An Overview of International Textile Standards

As a textile manufacturing company, textile laboratory personnel, or textile R&D developer, you must have some understanding of textile standards. This is a main focus in textile design or fabric design. This article summarizes the basic knowledge of international textile standards.

Classification methods for textile standards

Classification by fiber raw material, fabric structure, processing technology

This classification method is more detailed, resulting in numerous product standards. This method is mainly used in China and Russia. The proportion of textile product standards in China and Russia’s national textile standards is higher than in other countries. For example, China’s cotton textile product standards include native color cotton cloth, printed and dyed cotton cloth, colored cotton cloth, large jacquard native color cotton cloth, printed and dyed cotton fleece cloth, combed poly-cotton blend native color cloth, combed poly-cotton blend printed and dyed cloth, combed poly-cotton blend colored cloth, native color cotton corduroy, printed and dyed cotton corduroy, polyester-viscose medium-length blend native color cloth, viscose fiber printed and dyed cloth, etc. Additionally, cotton, wool, silk, linen, and synthetic fibers, each have their own set.

Classification by the final use of the textile

This classification method has been recognized by countries and regions such as Europe, America, and Japan.

For example, the classification of American ASTM textile product standards includes standard performance specifications for woven fabrics for men’s adult and children’s shirts; standard performance specifications for woven fabrics for men’s and women’s adult and children’s swimwear; standard performance specifications for woven fabrics for women’s adult and children’s robes, pajamas, nightgowns, casual wear, long skirts, and underwear, etc. Although this method may cause overlapping classification areas, it is purposeful and operational as it is divided based on the final use.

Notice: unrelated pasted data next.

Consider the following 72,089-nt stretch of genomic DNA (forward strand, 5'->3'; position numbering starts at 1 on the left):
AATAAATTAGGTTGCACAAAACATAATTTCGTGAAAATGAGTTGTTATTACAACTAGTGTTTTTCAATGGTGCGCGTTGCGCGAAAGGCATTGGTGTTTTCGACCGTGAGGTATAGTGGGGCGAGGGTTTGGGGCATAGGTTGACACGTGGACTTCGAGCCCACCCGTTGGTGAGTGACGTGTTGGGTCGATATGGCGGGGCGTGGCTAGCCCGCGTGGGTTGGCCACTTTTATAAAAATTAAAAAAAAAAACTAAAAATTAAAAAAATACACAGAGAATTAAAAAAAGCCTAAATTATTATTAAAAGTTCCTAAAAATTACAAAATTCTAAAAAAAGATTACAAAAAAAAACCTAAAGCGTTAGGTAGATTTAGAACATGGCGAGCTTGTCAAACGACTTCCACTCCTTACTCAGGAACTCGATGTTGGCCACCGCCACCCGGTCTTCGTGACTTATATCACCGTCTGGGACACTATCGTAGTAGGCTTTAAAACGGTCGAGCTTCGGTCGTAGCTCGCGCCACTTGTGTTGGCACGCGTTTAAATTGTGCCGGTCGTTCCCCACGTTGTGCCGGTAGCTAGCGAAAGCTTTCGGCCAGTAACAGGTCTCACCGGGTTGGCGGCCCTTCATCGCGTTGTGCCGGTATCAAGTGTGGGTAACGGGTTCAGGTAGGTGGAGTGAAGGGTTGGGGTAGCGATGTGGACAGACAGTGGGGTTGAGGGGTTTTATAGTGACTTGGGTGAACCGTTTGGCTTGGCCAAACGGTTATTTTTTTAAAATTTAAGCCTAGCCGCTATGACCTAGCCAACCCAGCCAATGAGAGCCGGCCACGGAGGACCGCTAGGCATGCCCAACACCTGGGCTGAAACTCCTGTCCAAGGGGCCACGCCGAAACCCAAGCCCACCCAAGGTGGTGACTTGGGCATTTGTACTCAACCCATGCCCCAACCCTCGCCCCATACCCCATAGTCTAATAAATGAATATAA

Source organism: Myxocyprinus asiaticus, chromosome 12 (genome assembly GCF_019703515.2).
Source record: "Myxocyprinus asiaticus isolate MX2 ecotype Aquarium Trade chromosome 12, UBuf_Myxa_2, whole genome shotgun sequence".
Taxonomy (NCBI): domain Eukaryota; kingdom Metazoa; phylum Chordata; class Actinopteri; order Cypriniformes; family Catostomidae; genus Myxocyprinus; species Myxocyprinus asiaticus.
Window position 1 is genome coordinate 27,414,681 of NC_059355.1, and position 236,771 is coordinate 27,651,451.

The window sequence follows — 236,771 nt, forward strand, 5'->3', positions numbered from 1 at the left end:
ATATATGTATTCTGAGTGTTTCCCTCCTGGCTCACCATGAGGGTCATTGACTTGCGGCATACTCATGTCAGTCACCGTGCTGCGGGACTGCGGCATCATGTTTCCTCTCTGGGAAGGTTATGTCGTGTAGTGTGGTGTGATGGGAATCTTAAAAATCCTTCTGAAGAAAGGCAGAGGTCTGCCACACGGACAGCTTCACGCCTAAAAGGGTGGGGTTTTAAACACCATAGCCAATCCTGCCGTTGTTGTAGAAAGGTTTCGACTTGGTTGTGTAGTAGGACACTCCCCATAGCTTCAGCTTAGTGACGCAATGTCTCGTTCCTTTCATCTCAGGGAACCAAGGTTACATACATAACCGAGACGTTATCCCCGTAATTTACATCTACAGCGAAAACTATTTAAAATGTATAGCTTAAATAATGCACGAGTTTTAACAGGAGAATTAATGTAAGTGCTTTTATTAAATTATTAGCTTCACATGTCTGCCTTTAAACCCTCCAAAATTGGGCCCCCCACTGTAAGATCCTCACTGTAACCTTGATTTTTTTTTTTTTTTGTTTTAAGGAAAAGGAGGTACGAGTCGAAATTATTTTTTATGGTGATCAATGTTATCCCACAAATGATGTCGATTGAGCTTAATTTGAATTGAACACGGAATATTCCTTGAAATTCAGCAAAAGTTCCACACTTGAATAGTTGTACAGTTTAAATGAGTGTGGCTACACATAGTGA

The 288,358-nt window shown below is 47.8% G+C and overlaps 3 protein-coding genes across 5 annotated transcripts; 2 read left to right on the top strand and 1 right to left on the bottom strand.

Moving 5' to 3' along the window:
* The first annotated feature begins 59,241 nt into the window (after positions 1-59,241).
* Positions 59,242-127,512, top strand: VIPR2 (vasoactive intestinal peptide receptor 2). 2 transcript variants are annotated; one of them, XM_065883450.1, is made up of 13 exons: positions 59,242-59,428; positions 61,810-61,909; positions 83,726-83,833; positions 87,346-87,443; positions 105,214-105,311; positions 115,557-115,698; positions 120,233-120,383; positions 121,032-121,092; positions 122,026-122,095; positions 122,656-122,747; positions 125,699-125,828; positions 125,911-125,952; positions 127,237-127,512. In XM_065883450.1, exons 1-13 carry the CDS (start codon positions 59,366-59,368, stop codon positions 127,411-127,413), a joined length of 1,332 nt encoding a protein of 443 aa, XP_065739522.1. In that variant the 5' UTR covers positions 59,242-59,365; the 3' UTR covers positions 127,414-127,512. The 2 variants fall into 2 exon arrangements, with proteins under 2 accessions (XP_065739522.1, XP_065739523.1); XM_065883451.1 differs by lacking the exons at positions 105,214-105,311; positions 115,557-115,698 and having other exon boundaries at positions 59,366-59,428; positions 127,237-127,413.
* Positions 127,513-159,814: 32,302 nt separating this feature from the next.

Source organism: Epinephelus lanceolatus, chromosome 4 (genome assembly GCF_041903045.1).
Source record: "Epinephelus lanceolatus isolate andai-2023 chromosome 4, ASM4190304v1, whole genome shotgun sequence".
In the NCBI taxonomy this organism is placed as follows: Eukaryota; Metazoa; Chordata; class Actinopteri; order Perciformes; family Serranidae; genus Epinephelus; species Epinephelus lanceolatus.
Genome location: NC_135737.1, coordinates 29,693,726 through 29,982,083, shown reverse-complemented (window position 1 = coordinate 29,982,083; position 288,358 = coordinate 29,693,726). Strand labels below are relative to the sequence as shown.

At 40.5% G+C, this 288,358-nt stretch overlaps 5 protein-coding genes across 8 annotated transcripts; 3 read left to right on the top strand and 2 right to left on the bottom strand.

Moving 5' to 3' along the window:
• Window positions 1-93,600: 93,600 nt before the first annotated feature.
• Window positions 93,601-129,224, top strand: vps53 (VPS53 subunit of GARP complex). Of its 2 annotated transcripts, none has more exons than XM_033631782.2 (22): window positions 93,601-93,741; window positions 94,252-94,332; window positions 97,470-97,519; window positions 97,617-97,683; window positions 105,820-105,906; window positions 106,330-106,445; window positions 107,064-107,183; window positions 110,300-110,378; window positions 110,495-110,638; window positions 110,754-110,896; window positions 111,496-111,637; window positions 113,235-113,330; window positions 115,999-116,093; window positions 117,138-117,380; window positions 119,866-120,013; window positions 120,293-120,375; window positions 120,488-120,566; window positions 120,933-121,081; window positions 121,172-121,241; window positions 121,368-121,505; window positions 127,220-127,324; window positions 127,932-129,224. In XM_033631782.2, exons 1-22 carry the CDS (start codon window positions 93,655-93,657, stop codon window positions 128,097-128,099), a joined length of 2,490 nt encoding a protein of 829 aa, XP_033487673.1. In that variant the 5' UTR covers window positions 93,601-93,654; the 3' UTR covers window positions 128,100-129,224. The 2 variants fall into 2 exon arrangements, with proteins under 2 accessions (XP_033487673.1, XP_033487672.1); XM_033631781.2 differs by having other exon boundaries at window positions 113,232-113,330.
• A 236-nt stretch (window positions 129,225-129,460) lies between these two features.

The standards set by the UK, Germany, France, Japan, and others are similar to ISO, many of which are basic and methodological, thus allowing commercial standards to have more room for development.

The biggest feature of European and American standards is that they determine standards based on the product’s final use, establishing corresponding assessment indicators without considering the product’s raw material composition and process differences. This makes the assessment indicators closer to the actual application, and the quality indicators are stricter. Free from the constraints of raw materials and processes, the vast array of textiles no longer needs to establish corresponding product standards.

The International Organization for Standardization Technical Committee on Textiles, ISOTC38, also incorporates “not considering the weaving method when setting performance specifications for textile products” into its development strategy. The idea is to establish product performance standards that are not limited by manufacturing processes.

Common standards for textile and apparel industry

  • Chinese Textile Standards (GB, FZ, etc.)
  • American Society for Testing and Materials Standards (ASTM)
  • American Association of Textile Chemists and Colorists Standards (AATCC)
  • International Standards (ISO)
  • European Standards (EN)
  • British Standards (BS)
  • Japanese Industrial Standards (JIS)
  • German National Standards (DIN)
  • French National Standards (NF)
  • International Wool Secretariat Standards (IWS)
  • Russian National Standards (GOST)
  • International Oeko-Tex Standards
  • Bureau International for the Standardization of Man-Made Fibres (BISFA)
  • European Disposables and Nonwovens Association Standards (EDANA)

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